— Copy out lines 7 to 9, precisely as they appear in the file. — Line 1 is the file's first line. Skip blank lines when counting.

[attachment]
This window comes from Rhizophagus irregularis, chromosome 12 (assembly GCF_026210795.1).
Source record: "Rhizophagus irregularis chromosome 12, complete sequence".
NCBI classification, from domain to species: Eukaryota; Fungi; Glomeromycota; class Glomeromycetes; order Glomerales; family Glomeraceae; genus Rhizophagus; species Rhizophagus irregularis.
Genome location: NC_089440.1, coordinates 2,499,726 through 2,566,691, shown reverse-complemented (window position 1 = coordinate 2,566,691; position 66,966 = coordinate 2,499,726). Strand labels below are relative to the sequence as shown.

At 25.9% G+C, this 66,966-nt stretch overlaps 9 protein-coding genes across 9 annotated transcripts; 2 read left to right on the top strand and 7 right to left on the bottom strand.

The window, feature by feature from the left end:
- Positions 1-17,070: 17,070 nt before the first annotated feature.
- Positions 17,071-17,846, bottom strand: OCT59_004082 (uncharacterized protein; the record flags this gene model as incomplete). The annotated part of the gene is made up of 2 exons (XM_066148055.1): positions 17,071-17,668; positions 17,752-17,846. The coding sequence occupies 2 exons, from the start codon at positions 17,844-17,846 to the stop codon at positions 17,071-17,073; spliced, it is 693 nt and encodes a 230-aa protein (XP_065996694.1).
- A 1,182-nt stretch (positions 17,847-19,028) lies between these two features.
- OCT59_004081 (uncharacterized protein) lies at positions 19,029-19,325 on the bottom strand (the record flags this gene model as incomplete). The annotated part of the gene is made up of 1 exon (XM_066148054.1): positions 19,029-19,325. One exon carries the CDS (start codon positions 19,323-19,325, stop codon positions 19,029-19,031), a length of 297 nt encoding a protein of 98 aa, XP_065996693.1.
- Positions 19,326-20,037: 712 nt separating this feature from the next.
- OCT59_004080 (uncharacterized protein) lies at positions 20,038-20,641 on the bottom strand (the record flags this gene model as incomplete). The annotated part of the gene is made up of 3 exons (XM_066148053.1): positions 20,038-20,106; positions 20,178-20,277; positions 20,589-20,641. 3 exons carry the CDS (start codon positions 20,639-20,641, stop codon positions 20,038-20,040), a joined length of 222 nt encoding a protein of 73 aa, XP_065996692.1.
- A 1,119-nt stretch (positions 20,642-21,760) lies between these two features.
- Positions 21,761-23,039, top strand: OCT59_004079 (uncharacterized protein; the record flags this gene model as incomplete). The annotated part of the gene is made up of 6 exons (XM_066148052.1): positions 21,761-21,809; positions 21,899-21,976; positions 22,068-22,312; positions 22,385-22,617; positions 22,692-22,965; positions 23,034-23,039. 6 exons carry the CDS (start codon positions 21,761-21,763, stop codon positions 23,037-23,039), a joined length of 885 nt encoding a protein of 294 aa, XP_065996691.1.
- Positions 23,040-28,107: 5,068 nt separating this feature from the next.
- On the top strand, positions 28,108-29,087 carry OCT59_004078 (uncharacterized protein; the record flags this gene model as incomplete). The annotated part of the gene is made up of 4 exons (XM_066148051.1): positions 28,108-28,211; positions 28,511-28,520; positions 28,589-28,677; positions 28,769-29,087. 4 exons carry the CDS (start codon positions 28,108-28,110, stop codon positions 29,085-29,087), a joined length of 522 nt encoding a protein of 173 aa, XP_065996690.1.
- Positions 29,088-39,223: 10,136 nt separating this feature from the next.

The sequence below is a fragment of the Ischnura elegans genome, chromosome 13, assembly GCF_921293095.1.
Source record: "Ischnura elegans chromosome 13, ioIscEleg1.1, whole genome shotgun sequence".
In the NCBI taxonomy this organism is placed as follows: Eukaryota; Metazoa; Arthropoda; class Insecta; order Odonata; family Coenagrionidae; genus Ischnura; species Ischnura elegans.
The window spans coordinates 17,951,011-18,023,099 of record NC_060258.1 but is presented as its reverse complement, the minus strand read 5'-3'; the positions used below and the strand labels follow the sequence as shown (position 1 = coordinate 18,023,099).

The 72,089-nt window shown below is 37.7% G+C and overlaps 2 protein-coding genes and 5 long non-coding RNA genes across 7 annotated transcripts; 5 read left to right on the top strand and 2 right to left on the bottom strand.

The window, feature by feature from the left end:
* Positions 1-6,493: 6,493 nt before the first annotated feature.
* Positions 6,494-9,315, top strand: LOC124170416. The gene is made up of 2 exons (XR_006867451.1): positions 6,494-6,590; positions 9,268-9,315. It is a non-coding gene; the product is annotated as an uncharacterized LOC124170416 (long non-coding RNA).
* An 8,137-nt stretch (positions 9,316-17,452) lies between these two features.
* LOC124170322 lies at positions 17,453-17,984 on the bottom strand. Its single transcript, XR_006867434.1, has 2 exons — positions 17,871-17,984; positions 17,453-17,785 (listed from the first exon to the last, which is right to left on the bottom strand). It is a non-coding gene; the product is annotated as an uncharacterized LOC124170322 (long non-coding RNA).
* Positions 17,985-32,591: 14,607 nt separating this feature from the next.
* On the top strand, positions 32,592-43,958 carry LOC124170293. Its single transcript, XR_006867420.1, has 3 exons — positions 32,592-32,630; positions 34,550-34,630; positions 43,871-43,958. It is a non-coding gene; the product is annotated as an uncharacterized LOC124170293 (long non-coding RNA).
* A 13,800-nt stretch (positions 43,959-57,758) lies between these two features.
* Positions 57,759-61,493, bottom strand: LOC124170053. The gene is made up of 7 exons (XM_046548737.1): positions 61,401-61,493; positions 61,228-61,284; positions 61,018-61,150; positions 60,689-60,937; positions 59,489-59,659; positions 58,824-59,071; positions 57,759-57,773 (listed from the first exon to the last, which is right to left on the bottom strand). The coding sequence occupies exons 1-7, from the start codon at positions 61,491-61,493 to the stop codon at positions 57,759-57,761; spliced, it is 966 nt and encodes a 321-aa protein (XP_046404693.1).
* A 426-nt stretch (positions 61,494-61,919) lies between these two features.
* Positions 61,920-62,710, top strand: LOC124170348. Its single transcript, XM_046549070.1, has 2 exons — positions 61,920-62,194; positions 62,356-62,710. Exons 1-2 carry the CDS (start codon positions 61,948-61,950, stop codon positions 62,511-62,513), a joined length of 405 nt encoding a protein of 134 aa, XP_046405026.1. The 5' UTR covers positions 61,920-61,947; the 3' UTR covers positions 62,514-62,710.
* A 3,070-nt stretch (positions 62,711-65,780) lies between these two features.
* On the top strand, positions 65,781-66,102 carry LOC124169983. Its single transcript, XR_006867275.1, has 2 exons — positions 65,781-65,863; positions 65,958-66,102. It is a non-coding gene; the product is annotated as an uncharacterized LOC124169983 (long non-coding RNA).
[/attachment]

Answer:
- Positions 1-17,070: 17,070 nt before the first annotated feature.
- Positions 17,071-17,846, bottom strand: OCT59_004082 (uncharacterized protein; the record flags this gene model as incomplete). The annotated part of the gene is made up of 2 exons (XM_066148055.1): positions 17,071-17,668; positions 17,752-17,846. The coding sequence occupies 2 exons, from the start codon at positions 17,844-17,846 to the stop codon at positions 17,071-17,073; spliced, it is 693 nt and encodes a 230-aa protein (XP_065996694.1).
- A 1,182-nt stretch (positions 17,847-19,028) lies between these two features.